Israel offers help to Ethiopia after 149 killed in air crash
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Israel offers help to Ethiopia after 149 killed in air crash

Search and rescue team from the Jewish state sent to African country after disaster, as PM Netanyahu says if there's 'anything we can do we are ready to do it'

ZAKA Chairman Yehuda Meshi-Zahav gives the Israel team a final briefing before they depart for Ethiopia. Credit: ZAKA
ZAKA Chairman Yehuda Meshi-Zahav gives the Israel team a final briefing before they depart for Ethiopia. Credit: ZAKA

Israel has offered its assistance to the Ethiopian government following the crash of an Ethiopian Airlines flight carrying 149 passengers and eight crew members.

Two Israelis, seven Brits and eight Americans were among the passengers on the plane that crashed six minutes after takeoff on Sunday morning. There were no survivors. The dead were of at least 32 different nationalities, according to reports.

The Boeing 737 was en route to Nairobi, Kenya.

The cause of the crash has not been identified. But the CEO of the airline, who visited the crash site, told reporters that the pilot sent out a distress call and was given clearance to return.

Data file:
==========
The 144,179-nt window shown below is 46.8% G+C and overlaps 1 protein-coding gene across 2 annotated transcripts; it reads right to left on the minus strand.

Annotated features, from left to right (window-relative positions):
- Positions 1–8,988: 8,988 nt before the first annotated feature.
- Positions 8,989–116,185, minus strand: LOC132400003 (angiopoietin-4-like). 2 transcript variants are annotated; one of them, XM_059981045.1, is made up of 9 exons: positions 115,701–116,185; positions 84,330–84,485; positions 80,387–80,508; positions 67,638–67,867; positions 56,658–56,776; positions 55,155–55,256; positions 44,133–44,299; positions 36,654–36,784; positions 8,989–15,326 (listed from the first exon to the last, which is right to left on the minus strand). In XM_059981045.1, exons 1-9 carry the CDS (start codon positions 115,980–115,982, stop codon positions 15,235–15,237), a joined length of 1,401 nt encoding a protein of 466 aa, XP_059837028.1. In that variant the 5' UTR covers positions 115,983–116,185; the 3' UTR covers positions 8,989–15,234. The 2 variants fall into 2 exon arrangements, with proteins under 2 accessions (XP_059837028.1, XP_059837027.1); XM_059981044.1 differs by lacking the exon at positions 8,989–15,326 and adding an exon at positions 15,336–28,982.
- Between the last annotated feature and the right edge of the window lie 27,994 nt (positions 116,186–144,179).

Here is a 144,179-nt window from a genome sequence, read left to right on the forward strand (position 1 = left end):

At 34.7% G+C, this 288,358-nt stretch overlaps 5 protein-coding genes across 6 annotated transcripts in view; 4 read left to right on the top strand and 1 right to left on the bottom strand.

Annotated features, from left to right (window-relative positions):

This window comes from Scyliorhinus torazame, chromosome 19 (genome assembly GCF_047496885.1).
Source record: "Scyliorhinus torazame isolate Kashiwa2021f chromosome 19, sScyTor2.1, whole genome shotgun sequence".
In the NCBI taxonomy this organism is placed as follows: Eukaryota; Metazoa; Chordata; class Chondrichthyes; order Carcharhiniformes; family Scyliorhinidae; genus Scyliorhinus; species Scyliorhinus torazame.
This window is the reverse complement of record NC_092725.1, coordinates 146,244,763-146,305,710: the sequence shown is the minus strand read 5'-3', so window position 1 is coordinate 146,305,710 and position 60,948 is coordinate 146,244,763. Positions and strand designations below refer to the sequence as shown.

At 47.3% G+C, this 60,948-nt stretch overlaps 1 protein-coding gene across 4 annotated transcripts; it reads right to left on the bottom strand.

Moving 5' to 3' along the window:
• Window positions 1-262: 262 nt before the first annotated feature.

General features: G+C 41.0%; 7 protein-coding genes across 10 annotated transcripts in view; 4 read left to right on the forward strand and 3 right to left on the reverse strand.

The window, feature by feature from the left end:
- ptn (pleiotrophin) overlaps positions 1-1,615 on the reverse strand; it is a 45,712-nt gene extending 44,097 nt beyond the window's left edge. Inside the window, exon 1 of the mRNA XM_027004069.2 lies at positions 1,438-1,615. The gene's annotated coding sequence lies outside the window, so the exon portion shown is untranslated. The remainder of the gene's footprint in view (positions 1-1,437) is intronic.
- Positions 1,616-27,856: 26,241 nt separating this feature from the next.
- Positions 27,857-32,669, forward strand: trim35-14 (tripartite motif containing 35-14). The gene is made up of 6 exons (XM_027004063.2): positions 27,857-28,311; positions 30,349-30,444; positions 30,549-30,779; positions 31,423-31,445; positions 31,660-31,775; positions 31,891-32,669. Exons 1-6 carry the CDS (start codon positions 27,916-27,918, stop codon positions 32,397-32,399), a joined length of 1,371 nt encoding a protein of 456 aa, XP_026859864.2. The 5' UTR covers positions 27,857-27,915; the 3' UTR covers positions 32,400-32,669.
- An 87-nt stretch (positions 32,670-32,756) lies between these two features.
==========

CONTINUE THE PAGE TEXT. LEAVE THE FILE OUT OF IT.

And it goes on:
“I would like to send condolences to the government and people of Ethiopia, and to the families of the victims who perished in the plane crash,” Netanyahu said at the start of the weekly Cabinet meeting on Sunday morning.

“If there is anything we can do, we are – of course – ready to do it. We have also said this to the Ethiopian government.”

Some 100,000 Israelis travelled on Ethiopian Airlines last year, mostly to India and the Far East, Israel’s Kan broadcaster reported.

An official delegation was sent by Israel, with the personal approval of the Prime Minister, consisting of two teams of ZAKA search and rescue volunteers from Israel and South Africa.

They were sent to locate the remains of the two Israelis who perished in the tragedy and to ensure a full Jewish burial.

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